I wrote a blog post about Wimbly Lu Chocolates back in February – have a look if you’re interested in knowing more about the cosy little cafe! ;)
Overpriced perhaps, but home to a unique enough menu that stands out from the typical Eggs Bennys of today’s saturated cafe scene in Singapore. And really, those steep prices are probably to cover the cost of the cafe being in such an upmarket location. That said, Robertson Quay offers a handful of other decent cafes – Toby’s Estate and The Book Cafe come to mind. But I think Common Man has been on everyone’s radar for a while. Anyway, I chanced upon the cafe during a work thing, and because it looked so gosh darn pretty, I decided to go back to try the coffee and food that very same week with James.
Continue reading “Common Man Coffee Roasters @ Martin Road, Singapore // Hipsters of Robertson Quay”
Just over a decade ago, I lived in a house just a stone’s throw away from Brighton Crescent. The Coffee Daily wasn’t around then (they launched in 2012, I believe). Today, the row of shophouses there have evolved somewhat. While the area is still a quiet and sleepy one, despite its close proximity to Serangoon Gardens, there’s definitely a reason to make a trip down, if only to see what the cafes here have to offer. Continue reading “The Coffee Daily @ Brighton Crescent, Singapore // Nostalgic neighbourhood fix”
ATLAS COFFEEHOUSE draws large crowds on weekends, and because it is located very close to the sprawling Botanic Gardens, expect plenty of people decked out in activewear on their post-morning run high. There is often a slew of bicycles parked out the front belonging to expats who live in the Bukit Timah area. As a breakfast spot that opens at 8am, Atlas caters to the early birds. Most other cafes of similar calibre throw open their doors at around 10. By noon on a Saturday or Sunday, you might have to wait in line for a table – this is one foodie spot with a strong following. Continue reading “Atlas Coffeehouse @ Duke’s Road, Singapore // It’s not just the coffee that’s good”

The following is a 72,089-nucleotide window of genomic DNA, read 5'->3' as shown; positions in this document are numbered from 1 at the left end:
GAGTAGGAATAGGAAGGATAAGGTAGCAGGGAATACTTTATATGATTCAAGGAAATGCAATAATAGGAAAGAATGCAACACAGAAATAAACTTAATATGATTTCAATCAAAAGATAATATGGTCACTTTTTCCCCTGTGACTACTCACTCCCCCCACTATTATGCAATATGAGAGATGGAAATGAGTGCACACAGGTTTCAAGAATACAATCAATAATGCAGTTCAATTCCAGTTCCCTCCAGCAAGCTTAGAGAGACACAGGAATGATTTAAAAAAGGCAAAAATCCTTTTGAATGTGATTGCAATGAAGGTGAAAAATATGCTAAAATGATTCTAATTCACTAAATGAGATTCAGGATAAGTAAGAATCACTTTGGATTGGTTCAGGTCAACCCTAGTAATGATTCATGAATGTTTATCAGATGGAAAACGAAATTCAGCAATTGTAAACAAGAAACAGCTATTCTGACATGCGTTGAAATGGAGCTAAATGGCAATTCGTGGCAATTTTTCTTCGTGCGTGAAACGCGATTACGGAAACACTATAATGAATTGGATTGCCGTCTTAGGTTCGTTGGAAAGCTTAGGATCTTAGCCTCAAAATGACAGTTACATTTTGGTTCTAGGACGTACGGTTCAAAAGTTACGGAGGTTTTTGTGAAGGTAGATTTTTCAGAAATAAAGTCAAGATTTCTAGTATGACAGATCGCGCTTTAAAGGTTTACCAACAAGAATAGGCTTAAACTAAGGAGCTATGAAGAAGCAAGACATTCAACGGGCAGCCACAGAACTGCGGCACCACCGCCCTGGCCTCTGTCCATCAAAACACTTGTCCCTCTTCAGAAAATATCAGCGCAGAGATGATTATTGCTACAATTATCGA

Brawn & Brains – an interesting name for a cafe. Located along Guillemard Road (a few blocks from my workplace), I’d always wanted to have brunch here, and for the longest time it remained on my ever-growing list of foodie haunts to visit. It’s a bit of a walk from Mountbatten MRT, maybe 10 minutes or so. By the time we got there, it was brimming with brunch-goers. Seems like plenty of expats frequent this place, not sure if that’s because of its location or if this cafe is just really, really popular with the expat community. Continue reading “Brawn & Brains @ Guillemard Road, Singapore // Surprisingly busy brunch spot”
The concept at Kinfolk is an unusual one. The cafe calls itself a “social enterprise”, and while it does the usual things a typical city cafe would do (i.e. serve coffee and breakfast to the working class and the out-of-towners in the middle of a crowded CBD), Kinfolk also does things a little differently. It is a well-oiled business driven by a dedicated team of volunteers from all ages, races and genders. And here’s the thing: they give away 100% of their profits to their charity partners. In fact, they have raised more than $150,000 for various projects since opening in 2010! Continue reading “Kinfolk Café @ Bourke Street
, Melbourne // A Not-For-Profit Café with Heart and Soul”